Photo Credit RaboResearch
Q: What triggered “The Case for Capacity” report to be conducted?
A lot of attention was drawn to the beef supply chain after the Tyson plant fire in Holcomb, KS and since the Covid-19 pandemic. These events led me to take a deeper look at the balance of packing capacity relative to cattle supply to observe how that has evolved over the years.
Q: Can you elaborate on the economic incentive for packing capacity expansion?
Major droughts that occurred in the late 2000s and early 2010s drove the majority of inefficient plants out of business since they had to compete for tight cattle supplies. The U.S. cowherd has been expanding since 2014 and that has shifted the balance to more cattle in general relative to packing capacity. This shift has created profitability at the packing level during the last 4-5 years, whereas the decade before, packers were often times operating at a loss or breakeven at best.
Q: Why haven’t we already seen packing capacity expand?
Packers have just now regained leverage in the supply chain and are hesitant to give up that leverage and potentially expose themselves to another cycle of tight cattle supplies.
Another hurdle is the expense of expansion. We estimate it costs between $100-$120 million to build new capacity for 1,000 head of daily added capacity. On top of that, any kind of expansion is regulation complex.
Q: Will the small to mid-sized plants we see popping up find themselves in a profitable situation by the time they are able to process cattle?
Any new capacity, particularly new build capacity, needs to have the depth of capital to survive a full cattle cycle and get through some potentially tighter supplies in the next couple years.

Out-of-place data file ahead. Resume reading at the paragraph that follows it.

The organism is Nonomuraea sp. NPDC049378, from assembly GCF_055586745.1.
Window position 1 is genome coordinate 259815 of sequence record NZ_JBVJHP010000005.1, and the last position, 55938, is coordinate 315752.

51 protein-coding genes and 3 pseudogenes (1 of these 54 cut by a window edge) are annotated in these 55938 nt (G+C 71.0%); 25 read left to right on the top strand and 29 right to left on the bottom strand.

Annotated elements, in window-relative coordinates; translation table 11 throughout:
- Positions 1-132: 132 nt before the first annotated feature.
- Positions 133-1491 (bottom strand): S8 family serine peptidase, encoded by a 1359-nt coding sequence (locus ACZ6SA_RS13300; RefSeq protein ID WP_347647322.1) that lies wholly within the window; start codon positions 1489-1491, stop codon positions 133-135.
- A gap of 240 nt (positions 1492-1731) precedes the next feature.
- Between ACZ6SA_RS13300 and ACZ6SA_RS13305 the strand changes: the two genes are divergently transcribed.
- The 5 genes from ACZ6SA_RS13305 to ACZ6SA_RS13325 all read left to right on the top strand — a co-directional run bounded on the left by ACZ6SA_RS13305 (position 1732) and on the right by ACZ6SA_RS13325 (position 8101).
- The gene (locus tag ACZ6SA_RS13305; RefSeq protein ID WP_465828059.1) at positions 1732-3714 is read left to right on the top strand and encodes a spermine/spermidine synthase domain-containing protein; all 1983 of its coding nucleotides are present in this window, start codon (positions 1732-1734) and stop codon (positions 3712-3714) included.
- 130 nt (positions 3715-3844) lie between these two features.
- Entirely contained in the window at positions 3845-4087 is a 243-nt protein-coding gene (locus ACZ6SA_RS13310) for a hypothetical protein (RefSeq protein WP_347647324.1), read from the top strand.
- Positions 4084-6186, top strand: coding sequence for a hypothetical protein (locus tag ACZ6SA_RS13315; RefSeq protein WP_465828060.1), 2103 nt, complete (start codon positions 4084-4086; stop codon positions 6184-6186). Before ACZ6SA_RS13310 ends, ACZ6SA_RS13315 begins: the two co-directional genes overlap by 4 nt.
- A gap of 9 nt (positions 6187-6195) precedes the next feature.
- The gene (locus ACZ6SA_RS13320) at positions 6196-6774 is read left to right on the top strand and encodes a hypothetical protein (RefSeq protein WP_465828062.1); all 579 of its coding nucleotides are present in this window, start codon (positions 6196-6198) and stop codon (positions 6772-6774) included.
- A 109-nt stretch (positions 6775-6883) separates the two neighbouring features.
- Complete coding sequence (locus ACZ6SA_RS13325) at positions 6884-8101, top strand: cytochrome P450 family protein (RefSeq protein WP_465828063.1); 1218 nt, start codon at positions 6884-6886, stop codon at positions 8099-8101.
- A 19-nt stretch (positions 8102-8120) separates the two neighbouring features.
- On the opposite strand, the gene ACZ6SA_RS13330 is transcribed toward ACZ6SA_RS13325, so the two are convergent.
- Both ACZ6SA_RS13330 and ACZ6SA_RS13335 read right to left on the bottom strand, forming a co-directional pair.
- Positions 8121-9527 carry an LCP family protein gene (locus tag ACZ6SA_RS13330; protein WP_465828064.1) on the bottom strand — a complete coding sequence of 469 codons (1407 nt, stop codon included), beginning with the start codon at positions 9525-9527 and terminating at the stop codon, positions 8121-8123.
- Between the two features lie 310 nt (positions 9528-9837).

We are currently experiencing the best opportunity to expand packing capacity that we’ve seen in decades. There is profitability in the packing sector and we have the best export market access that we’ve possibly ever seen. Additionally, both domestic and international beef demand is growing. All of these factors combined, barring major drought, sets up the next cattle contraction to be shallower than we’ve seen in the past. Most likely we’ll be able to capitalize on those growing demands for beef on the other side of this current contraction.
Q: Does Rabobank have any projections for beef cow numbers in the coming years?
Rabobank projects that beef cow numbers will bottom in 2022 somewhere around 30.5 million head. This will be considerably less dramatic than the last time we went through a herd reduction.
Q: If additional packing capacity is added, what will be some of the main benefits for the cattle industry?
Additional capacity would help distribute profitability across the entire beef cattle supply chain from the packer to the cattle feeder down to the cow calf producer.
It would also allow us to put more focus on consumer demands and consumer preferences.
Q: Is your report, “The Case for Capacity,” accessible to producers?
The best way to access this report is to reach out to a Rabo AgriFinance relationship manager. A local representative can be found at http://www.raboag.com.